Looking at these results, one might ask why Venezuelan citizens are protesting nowadays. At first sight, during Hugo Chávez’s government Venezuela underwent a complete metamorphosis, but when one takes a more careful look at a decade of Bolivarian Revolution, it becomes clear that Chávez’s government did not alter the foundations of Venezuelan society itself.
To begin with, Chávez suppressed the two-party system, but did not end social division. Instead of including all sectors of Venezuelan society in his reform programme, he chose the line of confrontation and played the lower classes off against the middle classes and the entrepreneurs. The result has been a sharply divided society that consists of believers – those supporting the Bolivarian Revolution, including left wing governments and opponents of the United States such as Cuba, Iran, Russia, and Libya – and enemies – all the others, including the rich, the middle class, capitalists, private employers, newspapers, television and radio stations that make critical comments, students, the Church, the Americans, Spain, and any other capitalist country. This bipolarity is more than a figure of speech that is applied every time the regime is confronted with a new set back. The benefits of the Bolivarian Revolution, and in particular of the social programmes, only accrue to people that favour the Chávez’s regime. In this newly divided society, the old powers do not defend their interests, they merely fight not to be completely wiped out.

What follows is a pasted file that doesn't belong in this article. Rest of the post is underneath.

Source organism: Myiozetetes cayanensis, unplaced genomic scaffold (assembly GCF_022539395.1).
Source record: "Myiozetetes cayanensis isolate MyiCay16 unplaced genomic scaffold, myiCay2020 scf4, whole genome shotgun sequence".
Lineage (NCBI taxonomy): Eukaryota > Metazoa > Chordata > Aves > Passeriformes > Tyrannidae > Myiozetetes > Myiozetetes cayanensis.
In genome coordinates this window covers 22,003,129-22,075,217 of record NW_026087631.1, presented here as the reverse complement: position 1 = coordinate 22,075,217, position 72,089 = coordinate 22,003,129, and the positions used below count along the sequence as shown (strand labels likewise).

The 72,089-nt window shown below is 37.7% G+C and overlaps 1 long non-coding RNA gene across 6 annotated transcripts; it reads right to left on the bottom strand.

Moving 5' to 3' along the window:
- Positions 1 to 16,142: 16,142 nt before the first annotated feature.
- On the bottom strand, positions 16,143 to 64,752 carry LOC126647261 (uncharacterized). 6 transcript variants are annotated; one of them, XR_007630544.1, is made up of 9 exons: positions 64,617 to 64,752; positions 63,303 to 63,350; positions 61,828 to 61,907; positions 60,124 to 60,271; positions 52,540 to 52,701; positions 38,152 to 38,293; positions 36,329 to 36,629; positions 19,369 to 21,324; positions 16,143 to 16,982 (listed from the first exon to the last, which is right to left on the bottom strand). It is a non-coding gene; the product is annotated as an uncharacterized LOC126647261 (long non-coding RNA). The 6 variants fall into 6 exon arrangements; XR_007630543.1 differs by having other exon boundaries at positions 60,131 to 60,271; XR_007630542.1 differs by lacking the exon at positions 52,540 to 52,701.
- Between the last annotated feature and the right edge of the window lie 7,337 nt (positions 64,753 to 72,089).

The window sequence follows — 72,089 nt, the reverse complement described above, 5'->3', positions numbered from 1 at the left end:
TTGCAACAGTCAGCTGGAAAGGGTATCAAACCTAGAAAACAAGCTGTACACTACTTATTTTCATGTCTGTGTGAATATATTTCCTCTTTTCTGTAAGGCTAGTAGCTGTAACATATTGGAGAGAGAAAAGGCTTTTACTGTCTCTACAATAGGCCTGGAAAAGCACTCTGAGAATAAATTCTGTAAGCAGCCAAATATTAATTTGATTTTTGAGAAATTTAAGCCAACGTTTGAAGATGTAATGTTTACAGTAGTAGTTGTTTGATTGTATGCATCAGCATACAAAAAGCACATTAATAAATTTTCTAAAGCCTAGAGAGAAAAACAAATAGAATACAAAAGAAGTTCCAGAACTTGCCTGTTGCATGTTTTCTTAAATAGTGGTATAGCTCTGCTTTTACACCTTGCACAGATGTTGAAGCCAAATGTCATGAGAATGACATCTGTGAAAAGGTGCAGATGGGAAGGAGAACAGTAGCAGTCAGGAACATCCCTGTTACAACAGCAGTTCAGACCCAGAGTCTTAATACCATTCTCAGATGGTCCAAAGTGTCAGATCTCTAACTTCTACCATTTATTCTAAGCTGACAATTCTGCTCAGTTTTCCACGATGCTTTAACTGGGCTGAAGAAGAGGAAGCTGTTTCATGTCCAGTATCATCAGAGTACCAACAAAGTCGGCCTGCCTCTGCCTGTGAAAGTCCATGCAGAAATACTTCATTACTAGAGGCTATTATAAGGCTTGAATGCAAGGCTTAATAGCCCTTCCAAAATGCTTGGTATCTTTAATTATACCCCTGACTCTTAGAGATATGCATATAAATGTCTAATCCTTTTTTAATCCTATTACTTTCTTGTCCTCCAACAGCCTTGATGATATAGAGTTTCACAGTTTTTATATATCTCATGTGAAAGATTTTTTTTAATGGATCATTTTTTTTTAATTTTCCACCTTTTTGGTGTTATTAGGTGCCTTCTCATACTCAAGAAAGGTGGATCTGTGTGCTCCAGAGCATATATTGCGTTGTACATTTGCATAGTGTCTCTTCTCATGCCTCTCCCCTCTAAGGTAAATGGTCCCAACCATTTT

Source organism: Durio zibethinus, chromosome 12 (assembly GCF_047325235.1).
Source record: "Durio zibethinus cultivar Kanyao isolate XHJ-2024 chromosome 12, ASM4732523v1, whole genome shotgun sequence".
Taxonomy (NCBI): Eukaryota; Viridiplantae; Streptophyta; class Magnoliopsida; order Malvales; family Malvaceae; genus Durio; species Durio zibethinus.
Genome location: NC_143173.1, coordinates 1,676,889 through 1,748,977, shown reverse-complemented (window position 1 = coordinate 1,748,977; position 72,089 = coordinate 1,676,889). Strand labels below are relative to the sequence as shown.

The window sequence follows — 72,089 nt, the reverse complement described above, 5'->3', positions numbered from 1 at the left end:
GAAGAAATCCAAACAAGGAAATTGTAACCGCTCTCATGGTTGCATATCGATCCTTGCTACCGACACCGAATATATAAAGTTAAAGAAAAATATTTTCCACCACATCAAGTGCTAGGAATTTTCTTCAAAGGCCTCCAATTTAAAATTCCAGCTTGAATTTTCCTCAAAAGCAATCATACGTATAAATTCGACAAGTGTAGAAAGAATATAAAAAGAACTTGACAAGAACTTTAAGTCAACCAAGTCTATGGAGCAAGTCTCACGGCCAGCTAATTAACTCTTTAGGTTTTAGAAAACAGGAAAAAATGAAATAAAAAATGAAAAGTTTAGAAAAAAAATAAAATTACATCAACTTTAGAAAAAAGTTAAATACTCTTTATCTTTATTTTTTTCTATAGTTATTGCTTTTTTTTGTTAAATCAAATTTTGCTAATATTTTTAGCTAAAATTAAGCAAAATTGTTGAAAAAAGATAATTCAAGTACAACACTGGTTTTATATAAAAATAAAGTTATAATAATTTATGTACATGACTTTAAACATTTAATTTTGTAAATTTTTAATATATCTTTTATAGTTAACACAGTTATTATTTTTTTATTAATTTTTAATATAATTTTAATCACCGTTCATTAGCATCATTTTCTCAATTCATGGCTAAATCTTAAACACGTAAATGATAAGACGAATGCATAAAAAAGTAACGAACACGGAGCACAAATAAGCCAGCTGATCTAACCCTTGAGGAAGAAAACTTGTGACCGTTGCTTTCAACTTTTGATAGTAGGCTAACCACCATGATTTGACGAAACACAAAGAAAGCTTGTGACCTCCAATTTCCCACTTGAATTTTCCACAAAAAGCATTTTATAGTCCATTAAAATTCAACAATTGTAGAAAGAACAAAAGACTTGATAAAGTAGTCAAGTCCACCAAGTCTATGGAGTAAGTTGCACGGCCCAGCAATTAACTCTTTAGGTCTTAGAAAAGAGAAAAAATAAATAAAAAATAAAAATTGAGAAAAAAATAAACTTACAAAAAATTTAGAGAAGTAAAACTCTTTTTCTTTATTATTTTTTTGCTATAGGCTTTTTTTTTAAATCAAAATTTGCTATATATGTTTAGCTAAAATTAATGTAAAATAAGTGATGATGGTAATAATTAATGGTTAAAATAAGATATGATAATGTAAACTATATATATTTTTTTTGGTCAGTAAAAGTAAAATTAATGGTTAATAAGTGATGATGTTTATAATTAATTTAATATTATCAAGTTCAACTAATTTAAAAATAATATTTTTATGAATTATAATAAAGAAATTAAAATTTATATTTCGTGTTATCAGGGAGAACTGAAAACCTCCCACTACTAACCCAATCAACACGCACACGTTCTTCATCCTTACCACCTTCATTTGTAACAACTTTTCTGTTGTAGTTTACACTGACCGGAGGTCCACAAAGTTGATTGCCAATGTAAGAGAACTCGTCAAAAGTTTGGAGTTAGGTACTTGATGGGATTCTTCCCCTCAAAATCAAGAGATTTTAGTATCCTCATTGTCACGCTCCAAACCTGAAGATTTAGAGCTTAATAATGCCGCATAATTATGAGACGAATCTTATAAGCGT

Secondly, and related to the first conclusion, Chávez did not end authoritarianism and the clientelism which accompanies it. The 1999 constitution gave Chávez control over the other government institutions, including the Congress and the Supreme Court. Soon after his election, the army was declared the vanguard of the revolution. The Venezuelan society ‘militarised’ at high speed. Army officers were appointed ministers, ambassadors, and managers of state companies. Servicemen were deployed to build roads, construct schools and medical clinics, and distribute food. In fact, the Mercal grocery stores are in the hands of the military. And when in 2002 Chávez fired more than 18,000 staff members of the Venezuelan oil company, directors as well as labourers, soldiers took over the production of oil. At the same time, Chávez altered the constitution in order to allow his re-election, and influenced voting, for example, by naturalising, a few months before the elections of 2004, hundreds of thousands of Colombian immigrants. He eliminated critical voices, closing newspapers, or discontinuing the concession of dissident radio and television stations. Intimidation, violence and murder further restricted the freedom of the press. Chávez exposed the Venezuelans that opposed him individually by publishing the names of the people that had signed the request for the 2003 referendum on the internet. Individuals whose names were on the list soon got the impression that they were excluded from government programmes. Human rights are frequently violated, and torture, disappearance and unlawful imprisonment and executions are still a daily reality.